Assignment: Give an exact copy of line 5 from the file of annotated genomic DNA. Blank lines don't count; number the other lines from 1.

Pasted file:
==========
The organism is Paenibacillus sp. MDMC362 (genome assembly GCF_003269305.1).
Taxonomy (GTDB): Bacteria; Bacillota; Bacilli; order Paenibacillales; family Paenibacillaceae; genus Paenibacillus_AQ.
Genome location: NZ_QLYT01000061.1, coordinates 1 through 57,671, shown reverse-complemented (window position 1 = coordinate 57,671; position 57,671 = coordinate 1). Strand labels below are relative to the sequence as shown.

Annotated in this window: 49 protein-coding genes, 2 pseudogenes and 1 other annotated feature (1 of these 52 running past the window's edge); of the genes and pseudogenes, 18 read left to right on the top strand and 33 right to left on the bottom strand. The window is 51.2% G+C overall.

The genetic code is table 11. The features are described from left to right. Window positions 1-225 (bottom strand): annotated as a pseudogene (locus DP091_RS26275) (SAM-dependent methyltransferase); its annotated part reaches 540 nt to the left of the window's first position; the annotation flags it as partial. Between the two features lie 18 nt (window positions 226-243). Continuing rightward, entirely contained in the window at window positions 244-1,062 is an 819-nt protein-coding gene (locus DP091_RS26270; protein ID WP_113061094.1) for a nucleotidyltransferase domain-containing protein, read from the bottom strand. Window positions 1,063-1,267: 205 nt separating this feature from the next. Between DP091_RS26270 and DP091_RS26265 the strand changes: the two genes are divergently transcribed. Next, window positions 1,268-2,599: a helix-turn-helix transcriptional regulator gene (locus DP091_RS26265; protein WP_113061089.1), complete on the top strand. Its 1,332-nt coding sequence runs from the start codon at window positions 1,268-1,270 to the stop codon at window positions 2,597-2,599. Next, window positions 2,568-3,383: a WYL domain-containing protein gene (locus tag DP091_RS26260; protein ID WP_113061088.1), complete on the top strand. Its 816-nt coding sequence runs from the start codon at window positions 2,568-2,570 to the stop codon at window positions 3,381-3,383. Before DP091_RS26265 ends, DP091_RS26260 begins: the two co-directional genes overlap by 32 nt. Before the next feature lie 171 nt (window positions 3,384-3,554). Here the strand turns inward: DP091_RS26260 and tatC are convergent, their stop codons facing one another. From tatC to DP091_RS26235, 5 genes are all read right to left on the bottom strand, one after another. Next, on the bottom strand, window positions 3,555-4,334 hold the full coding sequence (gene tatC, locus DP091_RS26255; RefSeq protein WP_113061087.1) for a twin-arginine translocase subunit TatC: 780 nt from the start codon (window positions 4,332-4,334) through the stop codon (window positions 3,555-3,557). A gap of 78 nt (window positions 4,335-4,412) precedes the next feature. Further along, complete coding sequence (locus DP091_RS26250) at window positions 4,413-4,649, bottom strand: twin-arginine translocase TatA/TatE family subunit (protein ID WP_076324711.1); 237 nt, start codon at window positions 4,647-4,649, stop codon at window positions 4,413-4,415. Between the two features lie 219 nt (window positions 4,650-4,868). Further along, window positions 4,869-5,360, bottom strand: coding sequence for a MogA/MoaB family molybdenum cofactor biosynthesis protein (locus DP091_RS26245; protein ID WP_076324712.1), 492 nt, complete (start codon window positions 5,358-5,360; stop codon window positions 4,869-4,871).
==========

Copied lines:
The genetic code is table 11. The features are described from left to right. Window positions 1-225 (bottom strand): annotated as a pseudogene (locus DP091_RS26275) (SAM-dependent methyltransferase); its annotated part reaches 540 nt to the left of the window's first position; the annotation flags it as partial. Between the two features lie 18 nt (window positions 226-243). Continuing rightward, entirely contained in the window at window positions 244-1,062 is an 819-nt protein-coding gene (locus DP091_RS26270; protein ID WP_113061094.1) for a nucleotidyltransferase domain-containing protein, read from the bottom strand. Window positions 1,063-1,267: 205 nt separating this feature from the next. Between DP091_RS26270 and DP091_RS26265 the strand changes: the two genes are divergently transcribed. Next, window positions 1,268-2,599: a helix-turn-helix transcriptional regulator gene (locus DP091_RS26265; protein WP_113061089.1), complete on the top strand. Its 1,332-nt coding sequence runs from the start codon at window positions 1,268-1,270 to the stop codon at window positions 2,597-2,599. Next, window positions 2,568-3,383: a WYL domain-containing protein gene (locus tag DP091_RS26260; protein ID WP_113061088.1), complete on the top strand. Its 816-nt coding sequence runs from the start codon at window positions 2,568-2,570 to the stop codon at window positions 3,381-3,383. Before DP091_RS26265 ends, DP091_RS26260 begins: the two co-directional genes overlap by 32 nt. Before the next feature lie 171 nt (window positions 3,384-3,554). Here the strand turns inward: DP091_RS26260 and tatC are convergent, their stop codons facing one another. From tatC to DP091_RS26235, 5 genes are all read right to left on the bottom strand, one after another. Next, on the bottom strand, window positions 3,555-4,334 hold the full coding sequence (gene tatC, locus DP091_RS26255; RefSeq protein WP_113061087.1) for a twin-arginine translocase subunit TatC: 780 nt from the start codon (window positions 4,332-4,334) through the stop codon (window positions 3,555-3,557). A gap of 78 nt (window positions 4,335-4,412) precedes the next feature. Further along, complete coding sequence (locus DP091_RS26250) at window positions 4,413-4,649, bottom strand: twin-arginine translocase TatA/TatE family subunit (protein ID WP_076324711.1); 237 nt, start codon at window positions 4,647-4,649, stop codon at window positions 4,413-4,415. Between the two features lie 219 nt (window positions 4,650-4,868). Further along, window positions 4,869-5,360, bottom strand: coding sequence for a MogA/MoaB family molybdenum cofactor biosynthesis protein (locus DP091_RS26245; protein ID WP_076324712.1), 492 nt, complete (start codon window positions 5,358-5,360; stop codon window positions 4,869-4,871).